Don’t Get Thin — Get Healthy!

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Body Fat and Exercise

Many people think that runners are healthy because of low body fat.  This is NOT true for some female runners. Without enough body fat they can’t make enough estrogen. Some no longer have menstrual periods. Others get bones as thin as those of an old crone because of low estrogen. Some don’t eat enough protein which is necessary to form the web-like matrix of bone cells on which calcium salts are deposited. Whereas moderate exercise helps calcium to be deposited in bone, excessive exercise has the opposite effect.

Other women complain that no matter how much they exercise, they can’t lose weight. I say they can’t use body fat because they aren’t eating enough fat.  In order to lose body fat, you need enough of the intrcellular enzymes that burn fat.  Otherwise you go into “starvation mode” where every calorie not used for immediate energy is turned into body fat.  In one study with mice that got no dietary fat, the enzymes that produce body fat from carbohydrates increased 26-fold(2600%). Conversely, if you eat enough fat, you increase fat-burning enzymes and then start to lose body fat. Moreover, dietary fat keeps you from feeling hungry because it slows down the emptying time of the stomach. You feel full longer also because fat causes the production of a satiety hormone in the brain.  A high carbohydrate makes you hungry every 2 hours as your insulin goes up and down.

Men runners can let their body fat decrease but this gives them less reserves for long distance running. Too many think that carbohydrates are the only source of energy for muscle movement, so try to keep the glycogen (animal starch) stores in liver and muscle high, then use sugars during a race. Don’t they know that fat is a better source of energy for muscle movement? The heart, which beats continually prefers fat. In my book I calculate that a man with 10% body fat has over 15 pounds of available fat that could produce 61,000 calories of energy, while glycogen stores can furnish between 1400 and 1800 calories. Instead of carbo-loading, racers should have a moderately high fat meal the night before a strenuous run and then replace lost body fat after the race along with enough protein to repair micro-tears in muscles.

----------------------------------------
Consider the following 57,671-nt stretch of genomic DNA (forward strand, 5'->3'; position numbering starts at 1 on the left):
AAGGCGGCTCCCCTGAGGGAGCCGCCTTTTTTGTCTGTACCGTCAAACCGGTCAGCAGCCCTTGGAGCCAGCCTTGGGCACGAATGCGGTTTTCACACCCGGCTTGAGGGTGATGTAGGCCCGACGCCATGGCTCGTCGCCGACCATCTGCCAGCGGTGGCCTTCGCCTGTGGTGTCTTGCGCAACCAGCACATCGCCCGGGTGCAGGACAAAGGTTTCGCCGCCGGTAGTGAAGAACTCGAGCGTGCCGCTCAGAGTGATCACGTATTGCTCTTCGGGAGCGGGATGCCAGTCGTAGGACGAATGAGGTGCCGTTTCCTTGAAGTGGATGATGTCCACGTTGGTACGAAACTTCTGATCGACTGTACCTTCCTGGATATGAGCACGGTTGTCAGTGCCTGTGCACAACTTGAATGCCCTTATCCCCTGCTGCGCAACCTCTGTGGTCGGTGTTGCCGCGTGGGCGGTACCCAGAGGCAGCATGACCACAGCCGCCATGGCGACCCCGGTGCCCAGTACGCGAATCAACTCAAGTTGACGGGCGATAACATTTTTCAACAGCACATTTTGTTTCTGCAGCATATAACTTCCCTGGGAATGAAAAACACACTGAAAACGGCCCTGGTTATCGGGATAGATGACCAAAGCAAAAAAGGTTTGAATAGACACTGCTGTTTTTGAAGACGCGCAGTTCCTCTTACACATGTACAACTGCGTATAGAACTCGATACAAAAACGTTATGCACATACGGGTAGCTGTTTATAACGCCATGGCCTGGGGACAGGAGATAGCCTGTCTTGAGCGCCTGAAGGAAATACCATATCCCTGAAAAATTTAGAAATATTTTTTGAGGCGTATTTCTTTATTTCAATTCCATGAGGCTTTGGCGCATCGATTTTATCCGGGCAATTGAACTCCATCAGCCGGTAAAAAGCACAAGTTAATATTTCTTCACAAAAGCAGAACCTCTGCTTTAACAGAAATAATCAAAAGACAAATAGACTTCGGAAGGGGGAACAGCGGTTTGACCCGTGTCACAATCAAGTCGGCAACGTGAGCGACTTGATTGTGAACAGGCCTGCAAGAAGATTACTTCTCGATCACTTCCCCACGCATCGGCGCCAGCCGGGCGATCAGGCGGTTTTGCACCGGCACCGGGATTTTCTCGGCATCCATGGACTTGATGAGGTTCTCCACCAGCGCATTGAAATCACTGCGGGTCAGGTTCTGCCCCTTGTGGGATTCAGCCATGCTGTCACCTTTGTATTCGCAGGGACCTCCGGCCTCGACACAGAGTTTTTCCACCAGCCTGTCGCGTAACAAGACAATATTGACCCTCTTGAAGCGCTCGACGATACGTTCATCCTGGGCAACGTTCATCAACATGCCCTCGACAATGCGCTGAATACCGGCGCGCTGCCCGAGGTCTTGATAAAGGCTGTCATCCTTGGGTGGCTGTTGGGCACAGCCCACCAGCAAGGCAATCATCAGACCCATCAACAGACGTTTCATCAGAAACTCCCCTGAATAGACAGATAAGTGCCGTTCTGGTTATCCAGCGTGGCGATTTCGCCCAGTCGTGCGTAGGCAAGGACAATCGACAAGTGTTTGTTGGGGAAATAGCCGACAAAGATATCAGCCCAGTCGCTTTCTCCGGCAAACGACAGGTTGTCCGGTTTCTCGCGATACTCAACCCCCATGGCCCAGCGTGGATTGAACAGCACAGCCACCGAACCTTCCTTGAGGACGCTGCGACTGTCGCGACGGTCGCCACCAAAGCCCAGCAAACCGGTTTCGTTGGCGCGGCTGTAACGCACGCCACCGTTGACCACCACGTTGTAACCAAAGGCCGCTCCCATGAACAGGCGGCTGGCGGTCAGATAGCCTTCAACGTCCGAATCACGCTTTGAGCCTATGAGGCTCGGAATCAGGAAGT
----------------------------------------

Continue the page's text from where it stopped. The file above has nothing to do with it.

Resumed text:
One new friend demonstrates the value of body fat for long distance running. He is short and stocky, with a thin layer of fat evenly distributed over his muscular body.  He set a record on a 50 mile race, passing tall thin runners who constantly needed more sugar.  He had enough fat reserves that kept him going to win the race.

A typical runners’ diet of 80% carbohydrate and only 10 percent each of protein and fat is not healthy for the long term. Both fat and protein are necessary for the immune system.  Other authors say that runners have more colds than people who exercise more moderately since they don’t get the extra protein and fat they need to make constituents of the immune system.

No one should be afraid of eating fat. Thirty percent of your calories as healthy fat will keep you healthy along with moderate exercise.